To me, Linet isn't so much a self-righteous chaperone, but a symbol of the dance of love, the wrestling between the yearning for union and the need for independence. This is that vital struggle which all successful lovers must continually go through, so that love is neither stagnating nor shallow, neither betraying either's person's deepest needs, nor merely a convenient consumer product.

For transformational love to succeed, there must be that tension between the love potion which attracts and the naked sword which separates. The naked sword in this story is aptly embodied in Linet's knight. In contemporary western culture there is perhaps too little emphasis on the power of the naked sword, love seems so easy and free. But the sword of separation has a way of deepening love, of bringing it to the depth of the Self, so that love's value is never trivialized nor taken for granted.

The Lovers card is never comfortable for me, for I know that it brings heavy costs, just as it promises rich rewards. In my meditation on the Connolly Lovers this was by no means an easy card, not a walk in the park - or the Garden of Eden. It demanded tough choices, a sacrifice of my lover and of myself, even to our mutual deaths. This is what soul-to-soul love demands, the willingness to lay down our egos for the sake of the relationship, to accept the painful death and wonderful transformation that is rooted in erotic love.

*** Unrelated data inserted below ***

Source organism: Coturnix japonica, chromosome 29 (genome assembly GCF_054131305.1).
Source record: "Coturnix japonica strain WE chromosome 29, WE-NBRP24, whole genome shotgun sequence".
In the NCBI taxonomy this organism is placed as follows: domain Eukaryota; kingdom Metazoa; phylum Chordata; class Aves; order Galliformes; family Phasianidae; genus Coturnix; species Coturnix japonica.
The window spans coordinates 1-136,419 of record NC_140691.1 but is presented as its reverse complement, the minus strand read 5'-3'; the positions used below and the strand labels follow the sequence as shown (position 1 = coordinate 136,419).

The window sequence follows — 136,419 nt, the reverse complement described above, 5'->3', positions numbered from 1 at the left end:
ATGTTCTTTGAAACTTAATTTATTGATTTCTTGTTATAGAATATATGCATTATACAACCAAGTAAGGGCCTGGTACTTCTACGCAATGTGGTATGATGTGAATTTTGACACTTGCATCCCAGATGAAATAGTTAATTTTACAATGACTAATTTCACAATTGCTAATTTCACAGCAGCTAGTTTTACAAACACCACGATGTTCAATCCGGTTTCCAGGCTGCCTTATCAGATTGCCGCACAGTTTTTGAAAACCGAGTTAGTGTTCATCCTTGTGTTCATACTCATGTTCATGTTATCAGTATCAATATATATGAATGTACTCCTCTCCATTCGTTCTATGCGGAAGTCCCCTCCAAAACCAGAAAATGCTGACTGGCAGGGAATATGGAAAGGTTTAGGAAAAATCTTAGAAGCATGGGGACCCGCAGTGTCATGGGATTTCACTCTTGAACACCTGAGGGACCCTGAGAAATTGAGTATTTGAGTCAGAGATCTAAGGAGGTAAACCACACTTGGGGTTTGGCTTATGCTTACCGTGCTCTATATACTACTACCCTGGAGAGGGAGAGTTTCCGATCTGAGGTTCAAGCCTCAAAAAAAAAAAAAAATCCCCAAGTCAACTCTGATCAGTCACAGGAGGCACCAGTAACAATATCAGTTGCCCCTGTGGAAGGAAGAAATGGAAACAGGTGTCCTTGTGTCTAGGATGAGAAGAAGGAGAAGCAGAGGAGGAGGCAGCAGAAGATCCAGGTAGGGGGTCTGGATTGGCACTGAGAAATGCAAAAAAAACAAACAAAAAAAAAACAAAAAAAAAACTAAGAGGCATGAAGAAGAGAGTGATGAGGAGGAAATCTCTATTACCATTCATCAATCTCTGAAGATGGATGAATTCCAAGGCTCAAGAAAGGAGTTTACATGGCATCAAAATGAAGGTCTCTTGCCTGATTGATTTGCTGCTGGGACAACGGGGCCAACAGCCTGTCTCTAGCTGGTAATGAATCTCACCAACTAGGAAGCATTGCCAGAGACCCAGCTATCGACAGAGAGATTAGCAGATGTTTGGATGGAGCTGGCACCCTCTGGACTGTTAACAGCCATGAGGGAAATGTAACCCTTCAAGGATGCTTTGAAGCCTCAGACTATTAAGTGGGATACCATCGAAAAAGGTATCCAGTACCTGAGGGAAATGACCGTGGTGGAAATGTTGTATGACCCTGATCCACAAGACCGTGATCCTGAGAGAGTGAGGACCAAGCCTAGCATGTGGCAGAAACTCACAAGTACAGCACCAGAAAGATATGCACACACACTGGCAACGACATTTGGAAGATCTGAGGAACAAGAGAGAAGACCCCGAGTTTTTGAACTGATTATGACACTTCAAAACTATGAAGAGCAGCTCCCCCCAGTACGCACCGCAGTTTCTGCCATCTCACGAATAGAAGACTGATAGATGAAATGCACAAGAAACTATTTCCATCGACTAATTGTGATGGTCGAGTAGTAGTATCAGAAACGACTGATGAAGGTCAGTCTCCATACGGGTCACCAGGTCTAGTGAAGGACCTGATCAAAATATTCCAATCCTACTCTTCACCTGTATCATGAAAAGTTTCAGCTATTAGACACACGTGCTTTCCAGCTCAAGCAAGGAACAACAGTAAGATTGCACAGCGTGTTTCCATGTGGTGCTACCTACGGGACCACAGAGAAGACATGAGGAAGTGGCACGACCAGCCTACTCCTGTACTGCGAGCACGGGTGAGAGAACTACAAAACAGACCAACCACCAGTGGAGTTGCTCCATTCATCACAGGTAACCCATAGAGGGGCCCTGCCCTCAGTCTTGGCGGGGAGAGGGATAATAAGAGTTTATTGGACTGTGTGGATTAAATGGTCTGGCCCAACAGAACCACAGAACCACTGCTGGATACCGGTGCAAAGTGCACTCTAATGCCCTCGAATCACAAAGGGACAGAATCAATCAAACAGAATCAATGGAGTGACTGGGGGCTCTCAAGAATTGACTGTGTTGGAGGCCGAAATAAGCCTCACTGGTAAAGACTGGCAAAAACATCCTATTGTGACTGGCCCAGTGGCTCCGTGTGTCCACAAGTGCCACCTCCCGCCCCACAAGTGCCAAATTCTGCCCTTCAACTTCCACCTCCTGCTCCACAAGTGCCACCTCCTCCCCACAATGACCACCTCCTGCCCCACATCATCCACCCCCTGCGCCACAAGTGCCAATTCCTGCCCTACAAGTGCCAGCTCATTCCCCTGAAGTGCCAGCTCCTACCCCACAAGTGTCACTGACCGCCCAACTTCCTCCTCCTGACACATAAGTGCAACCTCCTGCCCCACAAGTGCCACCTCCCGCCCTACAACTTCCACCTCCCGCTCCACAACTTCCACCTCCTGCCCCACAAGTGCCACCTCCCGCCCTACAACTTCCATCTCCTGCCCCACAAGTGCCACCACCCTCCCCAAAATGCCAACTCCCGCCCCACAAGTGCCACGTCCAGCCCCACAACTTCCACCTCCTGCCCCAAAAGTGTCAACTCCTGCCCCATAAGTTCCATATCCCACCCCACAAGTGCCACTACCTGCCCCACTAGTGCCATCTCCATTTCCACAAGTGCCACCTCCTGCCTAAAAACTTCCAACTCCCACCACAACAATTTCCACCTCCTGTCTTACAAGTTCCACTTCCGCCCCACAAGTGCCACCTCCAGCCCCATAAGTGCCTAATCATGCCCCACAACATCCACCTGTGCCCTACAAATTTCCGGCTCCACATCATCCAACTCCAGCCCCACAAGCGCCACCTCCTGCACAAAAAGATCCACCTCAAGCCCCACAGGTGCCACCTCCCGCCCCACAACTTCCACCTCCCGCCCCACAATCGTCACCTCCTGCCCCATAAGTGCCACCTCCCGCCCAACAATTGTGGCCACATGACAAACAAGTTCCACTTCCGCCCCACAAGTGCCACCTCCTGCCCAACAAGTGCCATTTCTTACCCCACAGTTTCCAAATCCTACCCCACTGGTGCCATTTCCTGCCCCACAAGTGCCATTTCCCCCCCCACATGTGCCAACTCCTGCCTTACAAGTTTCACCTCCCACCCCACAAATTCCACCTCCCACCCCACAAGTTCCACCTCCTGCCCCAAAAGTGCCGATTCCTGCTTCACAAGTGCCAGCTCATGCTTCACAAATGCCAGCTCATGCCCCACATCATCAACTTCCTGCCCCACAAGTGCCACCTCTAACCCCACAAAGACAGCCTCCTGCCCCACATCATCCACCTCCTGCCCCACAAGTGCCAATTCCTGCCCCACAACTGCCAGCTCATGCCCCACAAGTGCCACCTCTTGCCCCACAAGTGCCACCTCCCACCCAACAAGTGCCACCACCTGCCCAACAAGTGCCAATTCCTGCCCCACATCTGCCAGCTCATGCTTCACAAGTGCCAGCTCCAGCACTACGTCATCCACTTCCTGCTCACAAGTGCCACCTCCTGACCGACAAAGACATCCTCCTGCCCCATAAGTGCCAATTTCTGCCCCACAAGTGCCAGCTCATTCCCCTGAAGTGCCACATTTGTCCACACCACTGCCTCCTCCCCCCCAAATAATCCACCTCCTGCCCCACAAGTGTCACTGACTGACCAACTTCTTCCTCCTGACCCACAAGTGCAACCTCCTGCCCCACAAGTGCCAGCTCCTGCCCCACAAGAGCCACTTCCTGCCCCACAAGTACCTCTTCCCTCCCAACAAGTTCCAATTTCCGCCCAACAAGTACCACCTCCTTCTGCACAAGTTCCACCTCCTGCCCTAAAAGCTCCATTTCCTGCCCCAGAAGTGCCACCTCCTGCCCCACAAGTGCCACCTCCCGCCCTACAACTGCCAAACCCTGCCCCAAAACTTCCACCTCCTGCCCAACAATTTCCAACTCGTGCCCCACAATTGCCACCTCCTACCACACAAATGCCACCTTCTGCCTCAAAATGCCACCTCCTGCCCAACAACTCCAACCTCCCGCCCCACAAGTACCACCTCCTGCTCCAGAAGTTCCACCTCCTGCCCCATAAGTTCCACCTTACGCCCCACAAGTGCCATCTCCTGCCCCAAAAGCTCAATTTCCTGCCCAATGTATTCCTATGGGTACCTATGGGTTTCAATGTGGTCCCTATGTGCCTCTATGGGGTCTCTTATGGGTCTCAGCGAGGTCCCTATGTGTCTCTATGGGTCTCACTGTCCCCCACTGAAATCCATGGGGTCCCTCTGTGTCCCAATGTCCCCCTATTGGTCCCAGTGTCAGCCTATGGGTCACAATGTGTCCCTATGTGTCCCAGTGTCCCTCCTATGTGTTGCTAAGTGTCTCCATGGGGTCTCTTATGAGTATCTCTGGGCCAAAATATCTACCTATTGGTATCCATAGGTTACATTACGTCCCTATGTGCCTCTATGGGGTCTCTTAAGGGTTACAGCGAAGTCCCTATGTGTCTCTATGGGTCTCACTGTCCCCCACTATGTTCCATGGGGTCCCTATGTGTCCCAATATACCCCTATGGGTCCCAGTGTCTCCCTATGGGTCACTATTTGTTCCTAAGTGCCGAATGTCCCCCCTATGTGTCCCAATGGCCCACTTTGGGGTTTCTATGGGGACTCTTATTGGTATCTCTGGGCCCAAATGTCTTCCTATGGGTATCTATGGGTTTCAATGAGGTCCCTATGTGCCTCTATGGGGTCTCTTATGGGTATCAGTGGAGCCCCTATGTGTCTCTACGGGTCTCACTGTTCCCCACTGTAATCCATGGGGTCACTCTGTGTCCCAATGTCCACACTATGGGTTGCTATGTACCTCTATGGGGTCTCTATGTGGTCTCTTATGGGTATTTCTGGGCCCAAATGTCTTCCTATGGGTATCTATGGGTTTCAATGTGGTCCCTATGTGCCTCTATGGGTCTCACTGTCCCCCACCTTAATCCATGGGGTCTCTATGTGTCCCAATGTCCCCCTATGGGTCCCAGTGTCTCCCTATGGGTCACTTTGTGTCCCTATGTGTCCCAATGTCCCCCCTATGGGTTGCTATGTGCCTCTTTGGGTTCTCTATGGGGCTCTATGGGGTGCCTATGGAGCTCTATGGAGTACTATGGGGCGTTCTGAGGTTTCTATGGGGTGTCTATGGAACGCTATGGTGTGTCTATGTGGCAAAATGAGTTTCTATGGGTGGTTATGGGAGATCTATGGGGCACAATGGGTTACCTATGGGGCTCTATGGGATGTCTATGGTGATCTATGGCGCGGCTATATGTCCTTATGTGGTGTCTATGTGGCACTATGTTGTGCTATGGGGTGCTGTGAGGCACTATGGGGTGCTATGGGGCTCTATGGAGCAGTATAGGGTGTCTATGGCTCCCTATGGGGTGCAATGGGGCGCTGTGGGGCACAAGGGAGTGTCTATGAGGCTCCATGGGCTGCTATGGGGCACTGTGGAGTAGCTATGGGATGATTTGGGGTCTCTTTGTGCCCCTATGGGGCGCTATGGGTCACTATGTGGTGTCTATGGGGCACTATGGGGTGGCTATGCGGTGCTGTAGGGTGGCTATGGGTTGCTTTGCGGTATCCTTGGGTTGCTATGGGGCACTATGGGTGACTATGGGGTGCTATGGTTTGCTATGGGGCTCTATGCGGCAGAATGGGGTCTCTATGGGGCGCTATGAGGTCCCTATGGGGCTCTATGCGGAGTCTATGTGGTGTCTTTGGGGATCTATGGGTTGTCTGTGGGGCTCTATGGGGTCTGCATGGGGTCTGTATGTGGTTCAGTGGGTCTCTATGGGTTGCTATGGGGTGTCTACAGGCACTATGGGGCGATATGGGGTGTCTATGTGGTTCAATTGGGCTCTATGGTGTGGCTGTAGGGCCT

When the Lovers emerge in rebirth, each one prizes the other for that one's uniqueness, each one needs the special gift that the other manifests. Each lover has that missing part that fits into the other soul's wound, as Gareth realized when he suffered in separation. But it is each lover's life-duty to continue to grow and blossom, as symbiots but not as parasites, as twin but separate souls.
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Pronunciation of Lyones


As many avid readers do, I grew up knowing many more words by sight than I had ever heard pronounced. In some cases a couple of decades went by until I heard the word out loud, and then sometimes it took a while to realize that it was the same as the one I had read. This seemed a silly state of affairs. In later years I have become less tolerant of having words floating around in my head which I have never heard spoken, so now I try to track down their pronunciations whenever possible.